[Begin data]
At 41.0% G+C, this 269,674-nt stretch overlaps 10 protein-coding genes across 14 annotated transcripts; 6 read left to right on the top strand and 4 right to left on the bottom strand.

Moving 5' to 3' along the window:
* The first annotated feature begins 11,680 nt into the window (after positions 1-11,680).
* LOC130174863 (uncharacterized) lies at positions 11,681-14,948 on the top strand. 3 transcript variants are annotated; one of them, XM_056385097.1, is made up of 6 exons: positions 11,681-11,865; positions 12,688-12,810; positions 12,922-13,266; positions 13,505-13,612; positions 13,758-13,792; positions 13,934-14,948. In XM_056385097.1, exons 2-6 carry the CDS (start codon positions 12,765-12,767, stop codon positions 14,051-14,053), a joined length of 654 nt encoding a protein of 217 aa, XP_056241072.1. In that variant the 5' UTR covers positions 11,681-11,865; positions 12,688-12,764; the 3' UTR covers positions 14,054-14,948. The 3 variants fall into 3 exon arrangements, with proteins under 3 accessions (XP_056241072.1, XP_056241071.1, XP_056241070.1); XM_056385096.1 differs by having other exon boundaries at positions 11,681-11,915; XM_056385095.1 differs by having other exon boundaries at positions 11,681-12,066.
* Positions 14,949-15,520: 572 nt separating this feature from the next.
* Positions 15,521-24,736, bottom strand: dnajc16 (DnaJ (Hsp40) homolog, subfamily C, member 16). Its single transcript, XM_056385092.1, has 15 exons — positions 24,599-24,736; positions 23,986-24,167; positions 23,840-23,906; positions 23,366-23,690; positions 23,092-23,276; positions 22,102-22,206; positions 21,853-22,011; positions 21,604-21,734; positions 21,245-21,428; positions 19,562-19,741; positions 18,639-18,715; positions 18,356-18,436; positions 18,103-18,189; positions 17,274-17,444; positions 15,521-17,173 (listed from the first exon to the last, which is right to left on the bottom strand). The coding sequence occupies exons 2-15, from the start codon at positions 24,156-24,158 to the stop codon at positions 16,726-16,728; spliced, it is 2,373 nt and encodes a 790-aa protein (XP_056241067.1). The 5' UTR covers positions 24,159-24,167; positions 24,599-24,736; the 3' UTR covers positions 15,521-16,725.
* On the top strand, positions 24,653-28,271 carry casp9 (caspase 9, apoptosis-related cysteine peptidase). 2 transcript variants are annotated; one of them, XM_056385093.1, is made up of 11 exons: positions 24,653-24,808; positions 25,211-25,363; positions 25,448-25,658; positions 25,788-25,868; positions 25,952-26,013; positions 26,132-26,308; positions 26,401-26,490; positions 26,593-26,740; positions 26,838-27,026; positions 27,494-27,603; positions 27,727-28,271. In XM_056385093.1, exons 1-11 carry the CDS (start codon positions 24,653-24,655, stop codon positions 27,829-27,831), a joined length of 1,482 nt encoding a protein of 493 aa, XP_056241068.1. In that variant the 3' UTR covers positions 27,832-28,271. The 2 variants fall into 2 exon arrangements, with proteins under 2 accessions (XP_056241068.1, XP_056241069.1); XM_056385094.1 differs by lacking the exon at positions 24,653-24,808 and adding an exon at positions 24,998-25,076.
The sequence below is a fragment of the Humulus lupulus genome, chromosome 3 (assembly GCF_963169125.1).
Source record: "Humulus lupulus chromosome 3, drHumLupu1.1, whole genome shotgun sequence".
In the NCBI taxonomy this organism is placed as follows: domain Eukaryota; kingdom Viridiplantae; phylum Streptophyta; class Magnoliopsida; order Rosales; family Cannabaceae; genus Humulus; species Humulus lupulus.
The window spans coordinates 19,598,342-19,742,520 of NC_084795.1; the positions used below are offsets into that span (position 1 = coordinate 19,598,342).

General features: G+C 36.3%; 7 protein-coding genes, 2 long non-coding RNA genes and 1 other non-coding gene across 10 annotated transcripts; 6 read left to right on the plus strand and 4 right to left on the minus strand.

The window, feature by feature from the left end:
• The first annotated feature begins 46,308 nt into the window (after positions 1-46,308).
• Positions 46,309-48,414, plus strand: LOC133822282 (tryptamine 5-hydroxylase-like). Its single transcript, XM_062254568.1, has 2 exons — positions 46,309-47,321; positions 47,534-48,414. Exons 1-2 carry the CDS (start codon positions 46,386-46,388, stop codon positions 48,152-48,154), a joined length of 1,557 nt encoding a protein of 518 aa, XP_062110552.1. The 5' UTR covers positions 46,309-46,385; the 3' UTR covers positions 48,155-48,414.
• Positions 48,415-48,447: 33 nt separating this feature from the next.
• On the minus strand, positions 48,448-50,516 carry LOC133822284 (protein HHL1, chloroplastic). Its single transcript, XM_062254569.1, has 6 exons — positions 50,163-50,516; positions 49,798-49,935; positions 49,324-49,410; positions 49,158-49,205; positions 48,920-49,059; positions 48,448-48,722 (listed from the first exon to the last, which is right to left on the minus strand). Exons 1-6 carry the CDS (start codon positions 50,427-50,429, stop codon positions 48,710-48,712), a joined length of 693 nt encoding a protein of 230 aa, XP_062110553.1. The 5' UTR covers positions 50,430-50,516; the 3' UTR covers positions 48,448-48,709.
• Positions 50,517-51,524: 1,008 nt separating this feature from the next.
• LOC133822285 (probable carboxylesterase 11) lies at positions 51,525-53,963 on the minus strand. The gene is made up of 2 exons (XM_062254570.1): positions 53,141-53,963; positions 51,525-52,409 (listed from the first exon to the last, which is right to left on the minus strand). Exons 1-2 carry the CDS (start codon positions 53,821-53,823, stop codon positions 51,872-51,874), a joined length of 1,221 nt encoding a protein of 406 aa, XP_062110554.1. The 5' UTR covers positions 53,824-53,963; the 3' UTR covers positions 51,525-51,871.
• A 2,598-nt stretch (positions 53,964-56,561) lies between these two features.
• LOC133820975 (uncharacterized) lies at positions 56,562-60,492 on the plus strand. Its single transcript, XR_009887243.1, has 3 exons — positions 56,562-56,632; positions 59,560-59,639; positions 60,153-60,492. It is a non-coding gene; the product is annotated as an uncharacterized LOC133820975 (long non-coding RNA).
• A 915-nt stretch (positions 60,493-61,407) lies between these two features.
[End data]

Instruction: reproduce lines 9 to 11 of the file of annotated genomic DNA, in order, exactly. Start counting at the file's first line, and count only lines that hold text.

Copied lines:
Source record: "Humulus lupulus chromosome 3, drHumLupu1.1, whole genome shotgun sequence".
In the NCBI taxonomy this organism is placed as follows: domain Eukaryota; kingdom Viridiplantae; phylum Streptophyta; class Magnoliopsida; order Rosales; family Cannabaceae; genus Humulus; species Humulus lupulus.
The window spans coordinates 19,598,342-19,742,520 of NC_084795.1; the positions used below are offsets into that span (position 1 = coordinate 19,598,342).